1. "Bigmouth Strikes Again": From The Guardian, a strong-worded interview with the great, neglected filmmaker Terence Davies (Distant Voices, Still Lives; The Long Day Closes; The House of Mirth).
["Now you'll get money to make a film if you're a television comedian because people think lots of people will go. A Cock and Bull Story, a postmodernist comedy! What's that when it's at home? Is it funny or is it not? When I've seen Steve Coogan on television he's about as funny as tertiary syphilis."]
2. "The Texas Chain Saw Massacre": Walter Chaw of Film Freak Central on the new 2-Disc Ultimate Edition of Tobe Hooper's classic horror film.
["More than the typical bumpkin-reckoning horror conceit, it is, along with John Boorman's Deliverance from two years earlier, the classic example of a film that isn't about what it's ostensibly about. Look at the assiduous reduction of wheelchair-bound outcast Franklin (Paul A. Partain), a character who remains for the efforts of Hooper and Partain (apparently so irritating in real life that his cohorts were relieved by his on-screen demise) one of the most unapologetically irritating and pathetic figures in film and find noteworthy not that a handicapped person is allowed to be a self-pitying asshole, but that we're not let off the hook (as it were) for our own prejudices. Franklin is an anchor--and we're glad that he's dead, too.]
3. "Halloween on the Big Screen": See the night HE came home on the night HE came home.
4. "A Desolate Flute is Heard": Writer Chris Fujiwara looks at seven Korean films made during the Japanese colonial period.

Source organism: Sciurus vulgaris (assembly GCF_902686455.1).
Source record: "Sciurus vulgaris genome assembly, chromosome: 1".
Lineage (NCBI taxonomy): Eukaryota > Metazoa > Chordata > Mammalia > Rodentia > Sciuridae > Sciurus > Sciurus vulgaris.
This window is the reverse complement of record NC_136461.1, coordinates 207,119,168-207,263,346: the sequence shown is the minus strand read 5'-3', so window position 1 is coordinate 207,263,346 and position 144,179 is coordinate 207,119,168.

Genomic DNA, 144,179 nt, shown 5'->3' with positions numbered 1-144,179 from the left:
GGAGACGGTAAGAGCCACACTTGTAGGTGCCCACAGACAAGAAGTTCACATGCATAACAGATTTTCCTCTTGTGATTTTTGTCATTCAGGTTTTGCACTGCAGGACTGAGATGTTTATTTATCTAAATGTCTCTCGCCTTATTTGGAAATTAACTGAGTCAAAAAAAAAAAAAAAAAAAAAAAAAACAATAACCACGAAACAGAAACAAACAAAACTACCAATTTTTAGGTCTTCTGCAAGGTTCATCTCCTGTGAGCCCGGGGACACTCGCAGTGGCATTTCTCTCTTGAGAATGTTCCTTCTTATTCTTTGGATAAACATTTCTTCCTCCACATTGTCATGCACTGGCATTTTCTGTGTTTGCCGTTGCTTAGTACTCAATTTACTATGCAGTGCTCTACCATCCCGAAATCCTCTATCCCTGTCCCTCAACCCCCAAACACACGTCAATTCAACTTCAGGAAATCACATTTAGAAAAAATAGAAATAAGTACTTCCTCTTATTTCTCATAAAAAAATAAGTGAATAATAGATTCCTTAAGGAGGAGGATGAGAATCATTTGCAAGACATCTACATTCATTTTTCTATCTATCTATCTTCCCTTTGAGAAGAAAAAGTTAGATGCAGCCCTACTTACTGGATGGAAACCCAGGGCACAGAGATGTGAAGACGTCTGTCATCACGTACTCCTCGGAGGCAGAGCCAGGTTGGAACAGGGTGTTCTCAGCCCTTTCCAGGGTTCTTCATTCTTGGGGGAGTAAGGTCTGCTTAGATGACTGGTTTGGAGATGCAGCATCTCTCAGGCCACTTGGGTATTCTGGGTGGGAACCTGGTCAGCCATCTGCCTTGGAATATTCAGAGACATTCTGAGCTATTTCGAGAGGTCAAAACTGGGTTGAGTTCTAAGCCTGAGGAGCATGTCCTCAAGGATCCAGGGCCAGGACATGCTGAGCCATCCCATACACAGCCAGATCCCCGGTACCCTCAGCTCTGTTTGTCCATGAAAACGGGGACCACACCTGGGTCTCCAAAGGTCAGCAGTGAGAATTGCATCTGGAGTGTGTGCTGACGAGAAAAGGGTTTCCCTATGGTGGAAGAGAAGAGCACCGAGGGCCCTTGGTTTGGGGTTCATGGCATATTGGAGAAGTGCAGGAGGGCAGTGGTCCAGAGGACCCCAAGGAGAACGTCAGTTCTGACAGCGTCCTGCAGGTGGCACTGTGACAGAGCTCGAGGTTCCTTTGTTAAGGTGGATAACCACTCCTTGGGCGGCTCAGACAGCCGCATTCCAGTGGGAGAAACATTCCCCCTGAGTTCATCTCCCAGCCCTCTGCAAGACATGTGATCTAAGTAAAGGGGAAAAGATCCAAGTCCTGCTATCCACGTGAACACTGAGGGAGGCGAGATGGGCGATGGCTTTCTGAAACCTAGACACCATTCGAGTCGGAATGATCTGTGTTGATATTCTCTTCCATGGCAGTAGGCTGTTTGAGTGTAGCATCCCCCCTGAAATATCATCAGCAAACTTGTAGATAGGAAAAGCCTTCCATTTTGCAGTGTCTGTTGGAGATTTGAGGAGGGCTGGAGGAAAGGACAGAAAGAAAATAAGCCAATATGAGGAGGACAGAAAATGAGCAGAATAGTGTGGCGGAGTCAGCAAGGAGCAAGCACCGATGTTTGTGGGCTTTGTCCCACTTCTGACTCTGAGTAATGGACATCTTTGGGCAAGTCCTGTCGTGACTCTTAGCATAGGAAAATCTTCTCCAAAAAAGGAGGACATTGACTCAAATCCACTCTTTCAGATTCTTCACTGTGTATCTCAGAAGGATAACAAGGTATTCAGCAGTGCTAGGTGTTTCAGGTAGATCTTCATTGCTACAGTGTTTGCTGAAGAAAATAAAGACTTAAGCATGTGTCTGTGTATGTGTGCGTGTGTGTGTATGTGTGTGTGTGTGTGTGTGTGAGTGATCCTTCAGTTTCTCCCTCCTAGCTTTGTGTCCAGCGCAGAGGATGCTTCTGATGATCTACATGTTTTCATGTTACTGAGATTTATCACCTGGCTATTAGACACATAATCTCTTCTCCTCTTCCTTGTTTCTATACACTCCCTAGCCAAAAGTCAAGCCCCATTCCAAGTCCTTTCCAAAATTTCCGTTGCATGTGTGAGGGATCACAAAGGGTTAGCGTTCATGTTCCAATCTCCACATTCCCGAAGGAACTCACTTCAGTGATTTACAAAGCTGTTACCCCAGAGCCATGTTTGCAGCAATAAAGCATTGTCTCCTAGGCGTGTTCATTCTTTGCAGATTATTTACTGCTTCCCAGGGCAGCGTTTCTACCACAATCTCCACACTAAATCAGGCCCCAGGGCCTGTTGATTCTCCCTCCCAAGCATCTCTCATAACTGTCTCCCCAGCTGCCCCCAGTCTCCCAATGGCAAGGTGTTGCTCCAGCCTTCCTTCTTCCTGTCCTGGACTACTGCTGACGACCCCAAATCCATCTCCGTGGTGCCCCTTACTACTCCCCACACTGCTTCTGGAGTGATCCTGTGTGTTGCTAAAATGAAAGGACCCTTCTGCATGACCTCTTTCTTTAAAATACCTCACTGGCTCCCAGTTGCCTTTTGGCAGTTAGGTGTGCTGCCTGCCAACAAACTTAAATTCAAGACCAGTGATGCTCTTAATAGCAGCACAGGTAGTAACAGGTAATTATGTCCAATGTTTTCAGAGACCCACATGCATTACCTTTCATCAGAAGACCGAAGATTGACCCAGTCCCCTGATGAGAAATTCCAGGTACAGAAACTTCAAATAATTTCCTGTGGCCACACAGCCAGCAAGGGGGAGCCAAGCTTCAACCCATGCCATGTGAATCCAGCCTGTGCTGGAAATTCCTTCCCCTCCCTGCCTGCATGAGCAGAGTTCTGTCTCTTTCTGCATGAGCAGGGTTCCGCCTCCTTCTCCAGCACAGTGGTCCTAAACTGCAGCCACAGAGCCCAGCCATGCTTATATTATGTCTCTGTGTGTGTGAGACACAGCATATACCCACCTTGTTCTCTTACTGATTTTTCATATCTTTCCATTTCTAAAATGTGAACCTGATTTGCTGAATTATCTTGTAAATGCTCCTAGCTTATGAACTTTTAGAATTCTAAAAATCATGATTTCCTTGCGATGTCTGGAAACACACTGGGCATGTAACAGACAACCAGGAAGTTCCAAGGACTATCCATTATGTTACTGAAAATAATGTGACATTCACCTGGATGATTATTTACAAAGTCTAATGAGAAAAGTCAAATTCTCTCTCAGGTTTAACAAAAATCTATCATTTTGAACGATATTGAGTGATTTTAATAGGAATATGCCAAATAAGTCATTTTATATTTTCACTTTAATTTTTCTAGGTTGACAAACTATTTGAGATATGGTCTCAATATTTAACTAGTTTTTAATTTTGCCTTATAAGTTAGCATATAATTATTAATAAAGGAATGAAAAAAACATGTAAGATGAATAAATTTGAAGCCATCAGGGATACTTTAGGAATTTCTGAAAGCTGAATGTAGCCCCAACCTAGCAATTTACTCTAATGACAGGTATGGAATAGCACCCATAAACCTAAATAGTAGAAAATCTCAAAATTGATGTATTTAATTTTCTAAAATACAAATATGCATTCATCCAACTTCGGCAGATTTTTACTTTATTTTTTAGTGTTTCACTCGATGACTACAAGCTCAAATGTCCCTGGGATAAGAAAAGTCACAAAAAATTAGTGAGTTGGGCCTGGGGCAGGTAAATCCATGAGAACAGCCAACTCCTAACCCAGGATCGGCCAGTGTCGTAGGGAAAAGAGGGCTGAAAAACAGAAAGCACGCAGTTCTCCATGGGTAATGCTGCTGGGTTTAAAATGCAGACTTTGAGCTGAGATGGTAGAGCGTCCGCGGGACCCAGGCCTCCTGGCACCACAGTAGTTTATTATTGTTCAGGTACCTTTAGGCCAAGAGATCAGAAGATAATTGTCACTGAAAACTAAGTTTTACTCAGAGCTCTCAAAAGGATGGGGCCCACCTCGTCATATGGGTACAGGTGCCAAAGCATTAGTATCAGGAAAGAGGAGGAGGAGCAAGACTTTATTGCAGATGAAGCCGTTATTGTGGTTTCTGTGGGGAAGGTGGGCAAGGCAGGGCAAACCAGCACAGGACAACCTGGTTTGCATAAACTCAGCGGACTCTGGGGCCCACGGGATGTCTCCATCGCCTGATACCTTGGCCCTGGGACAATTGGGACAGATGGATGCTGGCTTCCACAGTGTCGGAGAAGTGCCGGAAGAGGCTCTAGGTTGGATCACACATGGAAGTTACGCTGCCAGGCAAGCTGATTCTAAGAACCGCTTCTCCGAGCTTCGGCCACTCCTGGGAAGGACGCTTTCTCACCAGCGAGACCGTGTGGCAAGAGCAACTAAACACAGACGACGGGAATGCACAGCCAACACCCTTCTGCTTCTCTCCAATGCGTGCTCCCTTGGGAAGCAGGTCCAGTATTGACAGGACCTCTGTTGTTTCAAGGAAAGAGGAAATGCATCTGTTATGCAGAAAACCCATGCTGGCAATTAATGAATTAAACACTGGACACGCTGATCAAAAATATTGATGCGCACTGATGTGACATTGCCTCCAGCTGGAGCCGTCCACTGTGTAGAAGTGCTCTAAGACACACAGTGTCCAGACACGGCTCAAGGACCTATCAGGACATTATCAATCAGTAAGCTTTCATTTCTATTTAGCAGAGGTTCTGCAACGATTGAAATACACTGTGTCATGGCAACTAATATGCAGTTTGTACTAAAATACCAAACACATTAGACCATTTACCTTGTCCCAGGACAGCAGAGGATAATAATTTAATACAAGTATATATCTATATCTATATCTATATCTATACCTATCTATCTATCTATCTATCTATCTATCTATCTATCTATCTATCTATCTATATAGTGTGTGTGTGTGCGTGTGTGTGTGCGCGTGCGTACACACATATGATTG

["Some of the most exciting films at the 11th Pusan International Film Festival could be found in the Korean Retrospective section, which featured a new restoration of Shin Sang-ok's outstanding 1962 melodrama Arch of Chastity (Yeolnyeomun), along with seven recently rediscovered Korean feature films made during the Japanese occupation. The historical importance of these seven films—the only Korean features from that period that are known to survive—is, of course, inestimable, but all seven are rich and interesting aesthetically, formally, and ideologically. They are all films of ambiguity and internal contradiction. Here are some first impressions..."]
5. "Lane Strikes Out": Eric Kohn takes The New Yorker's Anthony Lane to task for his review of Borat: Cultural Learnings of America for Make Benefit Glorious Nation of Kazakhstan. (Be sure and read our own Ed Gonzalez's take on the House main page.)
["Look, Lane, you're totally entitled to hate on movies if it gets you the badass reputation you seem to relish without fail. But at least do your homework."]
"Links for the Day": Each morning, the House editors post a series of weblinks that we think will spark discussion. Comments encouraged.